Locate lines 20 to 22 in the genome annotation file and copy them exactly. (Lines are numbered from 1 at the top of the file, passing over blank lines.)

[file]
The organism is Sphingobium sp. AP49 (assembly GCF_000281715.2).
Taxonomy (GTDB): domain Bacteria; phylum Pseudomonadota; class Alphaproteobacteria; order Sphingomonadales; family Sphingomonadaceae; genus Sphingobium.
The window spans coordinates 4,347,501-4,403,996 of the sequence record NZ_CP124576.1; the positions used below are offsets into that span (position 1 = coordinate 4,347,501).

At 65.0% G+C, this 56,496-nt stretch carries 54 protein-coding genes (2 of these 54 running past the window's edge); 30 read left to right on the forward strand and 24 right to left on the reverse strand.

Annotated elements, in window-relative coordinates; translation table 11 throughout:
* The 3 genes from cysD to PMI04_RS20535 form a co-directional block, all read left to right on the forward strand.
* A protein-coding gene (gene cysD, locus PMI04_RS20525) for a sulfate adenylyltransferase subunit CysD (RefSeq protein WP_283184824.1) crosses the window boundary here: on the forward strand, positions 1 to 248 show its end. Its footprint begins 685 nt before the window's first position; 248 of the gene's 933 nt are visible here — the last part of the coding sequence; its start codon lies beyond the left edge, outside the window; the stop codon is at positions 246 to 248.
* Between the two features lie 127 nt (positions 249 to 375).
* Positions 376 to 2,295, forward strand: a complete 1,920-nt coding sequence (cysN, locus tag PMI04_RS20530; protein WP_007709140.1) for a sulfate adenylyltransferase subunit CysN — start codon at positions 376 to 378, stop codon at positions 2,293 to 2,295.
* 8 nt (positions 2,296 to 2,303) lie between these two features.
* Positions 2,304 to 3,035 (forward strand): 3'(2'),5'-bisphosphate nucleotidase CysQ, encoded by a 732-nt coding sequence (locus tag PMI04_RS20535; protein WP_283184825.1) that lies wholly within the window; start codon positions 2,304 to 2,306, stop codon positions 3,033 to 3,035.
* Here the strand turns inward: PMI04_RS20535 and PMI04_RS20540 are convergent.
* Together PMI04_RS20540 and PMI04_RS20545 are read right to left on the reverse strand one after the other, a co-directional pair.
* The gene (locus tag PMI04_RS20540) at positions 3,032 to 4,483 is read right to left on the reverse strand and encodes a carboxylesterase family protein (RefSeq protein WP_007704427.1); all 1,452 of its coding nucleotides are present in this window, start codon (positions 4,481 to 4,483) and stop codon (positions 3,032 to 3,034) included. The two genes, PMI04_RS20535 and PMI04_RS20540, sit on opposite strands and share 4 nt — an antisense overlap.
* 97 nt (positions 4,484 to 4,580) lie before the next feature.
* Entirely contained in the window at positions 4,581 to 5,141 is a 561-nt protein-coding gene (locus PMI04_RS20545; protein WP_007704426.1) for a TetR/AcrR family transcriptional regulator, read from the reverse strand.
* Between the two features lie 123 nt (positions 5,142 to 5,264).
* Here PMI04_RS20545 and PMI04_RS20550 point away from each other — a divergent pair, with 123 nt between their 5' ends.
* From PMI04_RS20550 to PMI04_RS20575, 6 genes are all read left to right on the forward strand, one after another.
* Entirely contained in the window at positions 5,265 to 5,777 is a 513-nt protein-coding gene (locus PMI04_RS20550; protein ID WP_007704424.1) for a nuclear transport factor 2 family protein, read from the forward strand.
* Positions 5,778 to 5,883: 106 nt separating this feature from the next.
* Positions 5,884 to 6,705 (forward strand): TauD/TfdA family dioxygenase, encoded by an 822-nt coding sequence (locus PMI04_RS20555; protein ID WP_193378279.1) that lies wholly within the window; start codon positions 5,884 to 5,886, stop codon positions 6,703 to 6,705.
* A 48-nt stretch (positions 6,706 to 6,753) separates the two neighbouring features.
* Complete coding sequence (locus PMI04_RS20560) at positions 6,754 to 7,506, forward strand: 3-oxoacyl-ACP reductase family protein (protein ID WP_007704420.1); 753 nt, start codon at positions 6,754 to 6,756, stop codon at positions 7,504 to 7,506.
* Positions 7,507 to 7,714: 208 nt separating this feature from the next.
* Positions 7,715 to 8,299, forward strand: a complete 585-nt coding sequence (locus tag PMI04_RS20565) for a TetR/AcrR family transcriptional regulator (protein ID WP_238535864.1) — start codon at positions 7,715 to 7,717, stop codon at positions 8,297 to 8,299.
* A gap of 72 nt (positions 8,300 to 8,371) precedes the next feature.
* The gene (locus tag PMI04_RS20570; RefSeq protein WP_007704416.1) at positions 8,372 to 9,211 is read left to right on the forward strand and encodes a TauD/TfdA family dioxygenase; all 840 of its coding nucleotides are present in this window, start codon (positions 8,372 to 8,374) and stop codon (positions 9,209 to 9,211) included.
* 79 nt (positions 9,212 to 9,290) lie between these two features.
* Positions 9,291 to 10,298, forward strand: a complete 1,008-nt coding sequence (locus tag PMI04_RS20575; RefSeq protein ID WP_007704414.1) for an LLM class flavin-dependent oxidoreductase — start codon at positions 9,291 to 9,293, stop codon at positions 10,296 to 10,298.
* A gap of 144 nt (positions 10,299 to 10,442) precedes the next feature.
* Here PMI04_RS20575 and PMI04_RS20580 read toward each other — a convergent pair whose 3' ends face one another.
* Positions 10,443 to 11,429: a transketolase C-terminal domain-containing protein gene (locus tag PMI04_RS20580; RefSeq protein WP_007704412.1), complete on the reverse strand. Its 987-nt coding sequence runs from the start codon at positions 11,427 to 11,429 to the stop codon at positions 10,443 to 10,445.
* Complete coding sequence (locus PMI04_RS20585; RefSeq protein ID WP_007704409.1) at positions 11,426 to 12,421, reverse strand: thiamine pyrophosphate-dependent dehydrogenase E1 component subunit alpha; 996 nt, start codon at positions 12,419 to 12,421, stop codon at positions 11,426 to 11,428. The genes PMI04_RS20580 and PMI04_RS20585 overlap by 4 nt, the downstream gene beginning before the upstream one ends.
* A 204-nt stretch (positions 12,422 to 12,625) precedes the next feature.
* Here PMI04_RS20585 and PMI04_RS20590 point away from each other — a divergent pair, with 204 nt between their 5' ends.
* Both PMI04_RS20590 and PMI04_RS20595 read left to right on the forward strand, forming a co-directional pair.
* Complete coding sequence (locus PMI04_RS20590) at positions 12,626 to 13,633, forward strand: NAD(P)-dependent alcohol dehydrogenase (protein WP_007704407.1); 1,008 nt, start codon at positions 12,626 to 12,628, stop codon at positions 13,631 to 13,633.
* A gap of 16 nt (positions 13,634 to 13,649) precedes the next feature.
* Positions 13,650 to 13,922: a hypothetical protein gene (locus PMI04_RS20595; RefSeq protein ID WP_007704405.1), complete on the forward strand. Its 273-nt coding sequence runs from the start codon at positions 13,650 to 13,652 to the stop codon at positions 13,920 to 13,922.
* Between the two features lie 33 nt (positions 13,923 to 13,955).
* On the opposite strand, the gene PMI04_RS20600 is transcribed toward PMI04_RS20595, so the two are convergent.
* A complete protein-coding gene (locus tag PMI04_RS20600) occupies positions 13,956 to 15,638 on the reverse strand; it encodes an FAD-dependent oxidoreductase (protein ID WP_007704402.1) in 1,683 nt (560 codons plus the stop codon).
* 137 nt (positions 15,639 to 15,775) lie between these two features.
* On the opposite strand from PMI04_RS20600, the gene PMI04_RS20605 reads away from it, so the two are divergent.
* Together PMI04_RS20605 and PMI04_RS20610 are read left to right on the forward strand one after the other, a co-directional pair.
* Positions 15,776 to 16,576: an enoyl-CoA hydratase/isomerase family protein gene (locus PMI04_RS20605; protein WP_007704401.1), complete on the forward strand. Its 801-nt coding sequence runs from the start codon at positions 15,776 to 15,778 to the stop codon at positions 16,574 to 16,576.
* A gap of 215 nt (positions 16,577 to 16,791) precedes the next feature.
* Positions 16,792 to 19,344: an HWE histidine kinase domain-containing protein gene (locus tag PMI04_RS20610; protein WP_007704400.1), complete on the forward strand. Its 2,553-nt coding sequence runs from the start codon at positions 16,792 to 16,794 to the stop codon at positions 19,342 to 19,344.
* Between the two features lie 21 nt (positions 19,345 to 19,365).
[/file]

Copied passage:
* Entirely contained in the window at positions 5,265 to 5,777 is a 513-nt protein-coding gene (locus PMI04_RS20550; protein ID WP_007704424.1) for a nuclear transport factor 2 family protein, read from the forward strand.
* Positions 5,778 to 5,883: 106 nt separating this feature from the next.
* Positions 5,884 to 6,705 (forward strand): TauD/TfdA family dioxygenase, encoded by an 822-nt coding sequence (locus PMI04_RS20555; protein ID WP_193378279.1) that lies wholly within the window; start codon positions 5,884 to 5,886, stop codon positions 6,703 to 6,705.